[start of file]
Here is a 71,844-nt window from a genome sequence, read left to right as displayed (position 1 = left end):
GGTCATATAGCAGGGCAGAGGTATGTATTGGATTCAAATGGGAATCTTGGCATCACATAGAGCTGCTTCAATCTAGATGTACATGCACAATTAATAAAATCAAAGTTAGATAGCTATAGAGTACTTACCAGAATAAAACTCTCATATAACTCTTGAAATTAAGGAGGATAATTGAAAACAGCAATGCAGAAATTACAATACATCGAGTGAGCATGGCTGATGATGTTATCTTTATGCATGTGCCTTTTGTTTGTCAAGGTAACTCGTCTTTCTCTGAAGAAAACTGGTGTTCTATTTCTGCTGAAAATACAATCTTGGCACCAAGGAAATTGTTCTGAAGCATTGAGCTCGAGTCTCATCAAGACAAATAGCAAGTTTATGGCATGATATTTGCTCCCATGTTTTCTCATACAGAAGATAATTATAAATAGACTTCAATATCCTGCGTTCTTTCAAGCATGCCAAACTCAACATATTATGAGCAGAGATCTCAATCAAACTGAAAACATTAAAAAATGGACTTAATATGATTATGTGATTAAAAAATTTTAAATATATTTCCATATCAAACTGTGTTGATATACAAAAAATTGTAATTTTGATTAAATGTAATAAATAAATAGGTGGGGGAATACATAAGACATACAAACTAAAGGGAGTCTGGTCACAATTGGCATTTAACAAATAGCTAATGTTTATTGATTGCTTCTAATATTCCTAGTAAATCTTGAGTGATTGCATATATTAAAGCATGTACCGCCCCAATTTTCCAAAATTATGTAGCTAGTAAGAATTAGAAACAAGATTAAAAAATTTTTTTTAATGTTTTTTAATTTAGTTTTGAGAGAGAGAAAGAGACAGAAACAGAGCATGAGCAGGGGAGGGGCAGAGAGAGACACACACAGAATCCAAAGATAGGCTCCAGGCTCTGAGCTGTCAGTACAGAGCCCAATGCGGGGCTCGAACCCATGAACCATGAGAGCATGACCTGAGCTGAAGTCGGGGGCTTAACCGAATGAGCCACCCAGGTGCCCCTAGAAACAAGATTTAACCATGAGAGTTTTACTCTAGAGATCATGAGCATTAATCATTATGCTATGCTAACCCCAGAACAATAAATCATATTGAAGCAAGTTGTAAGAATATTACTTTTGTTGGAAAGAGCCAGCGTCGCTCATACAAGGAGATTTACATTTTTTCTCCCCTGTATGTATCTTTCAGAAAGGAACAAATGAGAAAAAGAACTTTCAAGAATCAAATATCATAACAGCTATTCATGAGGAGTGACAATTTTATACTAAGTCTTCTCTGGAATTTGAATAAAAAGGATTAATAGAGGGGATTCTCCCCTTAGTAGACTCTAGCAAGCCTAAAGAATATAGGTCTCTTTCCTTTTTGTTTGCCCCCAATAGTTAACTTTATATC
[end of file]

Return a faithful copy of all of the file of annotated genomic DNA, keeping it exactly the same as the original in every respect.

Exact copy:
Here is a 71,844-nt window from a genome sequence, read left to right as displayed (position 1 = left end):
GGTCATATAGCAGGGCAGAGGTATGTATTGGATTCAAATGGGAATCTTGGCATCACATAGAGCTGCTTCAATCTAGATGTACATGCACAATTAATAAAATCAAAGTTAGATAGCTATAGAGTACTTACCAGAATAAAACTCTCATATAACTCTTGAAATTAAGGAGGATAATTGAAAACAGCAATGCAGAAATTACAATACATCGAGTGAGCATGGCTGATGATGTTATCTTTATGCATGTGCCTTTTGTTTGTCAAGGTAACTCGTCTTTCTCTGAAGAAAACTGGTGTTCTATTTCTGCTGAAAATACAATCTTGGCACCAAGGAAATTGTTCTGAAGCATTGAGCTCGAGTCTCATCAAGACAAATAGCAAGTTTATGGCATGATATTTGCTCCCATGTTTTCTCATACAGAAGATAATTATAAATAGACTTCAATATCCTGCGTTCTTTCAAGCATGCCAAACTCAACATATTATGAGCAGAGATCTCAATCAAACTGAAAACATTAAAAAATGGACTTAATATGATTATGTGATTAAAAAATTTTAAATATATTTCCATATCAAACTGTGTTGATATACAAAAAATTGTAATTTTGATTAAATGTAATAAATAAATAGGTGGGGGAATACATAAGACATACAAACTAAAGGGAGTCTGGTCACAATTGGCATTTAACAAATAGCTAATGTTTATTGATTGCTTCTAATATTCCTAGTAAATCTTGAGTGATTGCATATATTAAAGCATGTACCGCCCCAATTTTCCAAAATTATGTAGCTAGTAAGAATTAGAAACAAGATTAAAAAATTTTTTTTAATGTTTTTTAATTTAGTTTTGAGAGAGAGAAAGAGACAGAAACAGAGCATGAGCAGGGGAGGGGCAGAGAGAGACACACACAGAATCCAAAGATAGGCTCCAGGCTCTGAGCTGTCAGTACAGAGCCCAATGCGGGGCTCGAACCCATGAACCATGAGAGCATGACCTGAGCTGAAGTCGGGGGCTTAACCGAATGAGCCACCCAGGTGCCCCTAGAAACAAGATTTAACCATGAGAGTTTTACTCTAGAGATCATGAGCATTAATCATTATGCTATGCTAACCCCAGAACAATAAATCATATTGAAGCAAGTTGTAAGAATATTACTTTTGTTGGAAAGAGCCAGCGTCGCTCATACAAGGAGATTTACATTTTTTCTCCCCTGTATGTATCTTTCAGAAAGGAACAAATGAGAAAAAGAACTTTCAAGAATCAAATATCATAACAGCTATTCATGAGGAGTGACAATTTTATACTAAGTCTTCTCTGGAATTTGAATAAAAAGGATTAATAGAGGGGATTCTCCCCTTAGTAGACTCTAGCAAGCCTAAAGAATATAGGTCTCTTTCCTTTTTGTTTGCCCCCAATAGTTAACTTTATATC